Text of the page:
"Girls, New Girl, 2 Broke Girls. What do they all have in common? The universal gender classification, 'girl,' is white. In all three of these successful series, a default girl (or two) is implied and she is white. That is the norm and this is what is acceptable. Anything else is niche.” — Issa Rae
It’s hard to watch awards shows when they have a history of disproportionately celebrating white people. Last year’s Oscars and this year’s Emmys may have been the exception to rule — but I would argue their inclusivity happened only after people of color called bullshit loudly enough for the establishment to hear. Just because award shows seem to finally be embracing Black and other people of color’s experiences as “award-winning” doesn’t necessarily mean that audiences and society have done the same.
And nowhere is this more apparent than in the backlash to Issa Rae’s pre-Emmys Variety interview, where, when asked who she was rooting for, she replied “I’m rooting for everybody Black.”
Wypipo and news media got ‘offended’ by Issa’s honest — not to mention historic — response, and seized the opportunity to cry “racism” and “Black supremacy.”
But God forbid a white person say they're rooting for all white people...racist much?!— Jenn Henry (@j_nicole86) September 17, 2017
doesn't get anymore racist than that folks— chrissy smith (@chrissy37747741) September 17, 2017
She is saying that she doesn't care if the black actor/actress is any good or not, she's rooting for them regardless. Simple. Racist— ❤️45 (@gmd13n5) September 18, 2017
Nope...just bringing awareness that black supremacy is hate as well, ALL ppl should be judged on their accomplishments alone at @TheEmmys— vanessa writes... (@vanessawritess) September 17, 2017
The difference between a white person saying “I’m rooting for everybody white,” and Issa saying what she did has everything to do with power — and white society’s direct access to it.
For people of color, power and everything that comes with it is not a right granted to us at birth. We have no “God given” inherent power when we come into this world. The only power we have access to is the power we claim.
And that’s EXACTLY what Issa did when she answered Variety’s question. As a strong Black female creative, Issa publicly claimed her right to root for people like herself advancing to positions of power and influence: to see Donald Glover make history as the first Black person to win an Emmy for directing a comedy. To see Lena Waithe, a queer Black female, make history as the first Black woman to win an Emmy for comedy writing. And to call out the fact that, in 2017, sixty-nine years after the Emmys began, Black people are still making firsts — and still have many records to break. How is that equality?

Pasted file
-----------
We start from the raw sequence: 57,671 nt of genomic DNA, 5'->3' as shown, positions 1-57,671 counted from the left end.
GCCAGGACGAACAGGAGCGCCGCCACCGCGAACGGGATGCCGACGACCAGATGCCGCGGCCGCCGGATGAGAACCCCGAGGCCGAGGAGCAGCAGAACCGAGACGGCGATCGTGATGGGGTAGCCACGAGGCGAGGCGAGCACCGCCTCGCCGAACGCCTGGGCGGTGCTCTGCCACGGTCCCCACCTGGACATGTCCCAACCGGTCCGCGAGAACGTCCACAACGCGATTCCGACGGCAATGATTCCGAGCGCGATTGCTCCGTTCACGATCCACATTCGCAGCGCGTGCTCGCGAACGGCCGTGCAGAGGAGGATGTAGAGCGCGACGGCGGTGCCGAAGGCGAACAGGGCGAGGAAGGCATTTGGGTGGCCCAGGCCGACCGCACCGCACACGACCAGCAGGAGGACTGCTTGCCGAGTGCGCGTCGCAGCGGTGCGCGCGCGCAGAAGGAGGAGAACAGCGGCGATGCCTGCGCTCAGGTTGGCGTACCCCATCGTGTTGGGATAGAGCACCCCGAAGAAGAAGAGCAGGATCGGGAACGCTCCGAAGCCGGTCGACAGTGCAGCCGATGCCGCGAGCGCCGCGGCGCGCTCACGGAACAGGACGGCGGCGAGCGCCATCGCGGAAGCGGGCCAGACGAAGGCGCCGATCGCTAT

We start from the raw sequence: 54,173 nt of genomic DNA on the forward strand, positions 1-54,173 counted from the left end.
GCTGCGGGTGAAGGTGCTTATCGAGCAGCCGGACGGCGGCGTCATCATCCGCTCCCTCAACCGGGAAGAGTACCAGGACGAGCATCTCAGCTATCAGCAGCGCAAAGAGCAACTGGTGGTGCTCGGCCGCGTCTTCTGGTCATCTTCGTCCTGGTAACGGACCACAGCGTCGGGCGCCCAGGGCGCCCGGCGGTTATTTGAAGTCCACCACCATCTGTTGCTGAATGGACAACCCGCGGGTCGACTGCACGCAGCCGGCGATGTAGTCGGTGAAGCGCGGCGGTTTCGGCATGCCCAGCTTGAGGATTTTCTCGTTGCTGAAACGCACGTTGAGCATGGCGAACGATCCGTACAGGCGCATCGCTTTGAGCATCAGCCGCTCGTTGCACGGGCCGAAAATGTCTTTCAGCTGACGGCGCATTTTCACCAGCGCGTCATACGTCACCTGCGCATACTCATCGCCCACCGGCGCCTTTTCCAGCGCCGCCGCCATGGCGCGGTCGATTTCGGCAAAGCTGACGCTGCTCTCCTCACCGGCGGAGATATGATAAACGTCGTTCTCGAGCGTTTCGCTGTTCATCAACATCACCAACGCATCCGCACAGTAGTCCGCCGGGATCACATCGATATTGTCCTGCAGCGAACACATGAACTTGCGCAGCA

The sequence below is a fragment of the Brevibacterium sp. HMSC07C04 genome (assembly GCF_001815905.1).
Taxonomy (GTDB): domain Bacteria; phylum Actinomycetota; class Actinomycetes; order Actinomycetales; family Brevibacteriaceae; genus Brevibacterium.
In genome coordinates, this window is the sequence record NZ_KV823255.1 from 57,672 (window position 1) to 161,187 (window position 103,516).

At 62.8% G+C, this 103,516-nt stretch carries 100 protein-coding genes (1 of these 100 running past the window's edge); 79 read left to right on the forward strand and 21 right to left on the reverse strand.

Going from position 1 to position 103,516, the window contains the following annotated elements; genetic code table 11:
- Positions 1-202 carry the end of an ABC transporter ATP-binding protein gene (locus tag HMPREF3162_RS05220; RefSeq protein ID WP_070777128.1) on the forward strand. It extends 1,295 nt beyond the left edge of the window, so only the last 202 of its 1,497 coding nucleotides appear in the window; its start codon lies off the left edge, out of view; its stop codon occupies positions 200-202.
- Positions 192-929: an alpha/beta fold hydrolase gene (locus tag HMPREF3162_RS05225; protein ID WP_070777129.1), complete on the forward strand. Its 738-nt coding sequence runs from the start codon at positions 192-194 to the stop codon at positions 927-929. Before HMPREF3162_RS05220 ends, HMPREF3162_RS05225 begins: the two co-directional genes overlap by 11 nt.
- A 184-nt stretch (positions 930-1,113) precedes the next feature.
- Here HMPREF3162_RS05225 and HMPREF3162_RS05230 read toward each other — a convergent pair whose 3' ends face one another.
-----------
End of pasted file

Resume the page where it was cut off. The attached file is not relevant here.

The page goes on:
And even when Black artists rise to the top of their respective game, they are still not held to same level of accolades and applause as their white counterparts. Despite critical acclaim Issa Rae’s Insecure still wasn’t nominated for an Emmy in its first two seasons. White feminists have yet to declare it “groundbreaking” or “revolutionary” the way they did Girls. Lena Dunham was anointed the patron saint of feminism because she dared to shed her clothes and show America what a “real” woman’s body looks like.
Issa too has written, starred, and directed her own show (not to mention creating the popular YouTube series, Awkward Black Girl, and authoring a NYTimes best-selling book Misadventures of Awkward Black Girl) except she has done it while being Black and did it without the privilege of whiteness, or parents with access and ties to Hollywood to help her.
Lena Dunham and Issa Rae are roughly the same age. Dunham's "breakthrough" indie Tiny Furniture and Rae's "breakthrough" web series Awkward Black Girl premiered around the same time (November 2010 and February 2011, respectively). But while Lena got an HBO deal in record time (she went from a micro-budget indie filmmaker to household name in less than a year), it took Issa a full four years of grinding, proving herself and building her audience before HBO would give her a shot. If that's not an example of white privilege, what is?
So when she takes her well-deserved spot on a red carpet and says she’s rooting for all the Black people who have defied all odds to get to the Emmys (by telling their own stories, no less), please, white people, understand that it’s not about you:
Sure, Jan. https://t.co/uDkwcJ60Zy— Issa Rae (@IssaRae) September 18, 2017
Talk about racist! You are one!— Luz Bubut Key (@lightbkey) September 18, 2017
But what we should really be pissed off about is that this real issue of race and gender inequality and representation is being overshadowed by a clever ratings attempt to normalize the political monster that is Sean Spicer. And there’s something wrong with the system when it’s okay for liberal media to grant a platform for a conservation pundit to poke fun at himself for being a horrible person, but that same America is still not okay with a Black woman saying she is rooting for her people. If that isn’t a proof of racial and gender inequality, then I don’t know what the fuck is.
And in a time when people are calling on ESPN to fire Jemele Hill for her “racists remarks” but are laughing alongside Trump when he retweets a GIF of him hitting a woman with a golf ball, or Colin Kaepernick is sitting this NFL season on his couch because he wouldn’t falsely pledge his allegiance to a system that was taking the lives of his people, WE ALL need to be rooting for everybody Black. Because until Black bodies — especially queer, transgender, and female Black bodies — are equal, none of us are.
(Photo: Bennett Raglin/Getty Images for BET)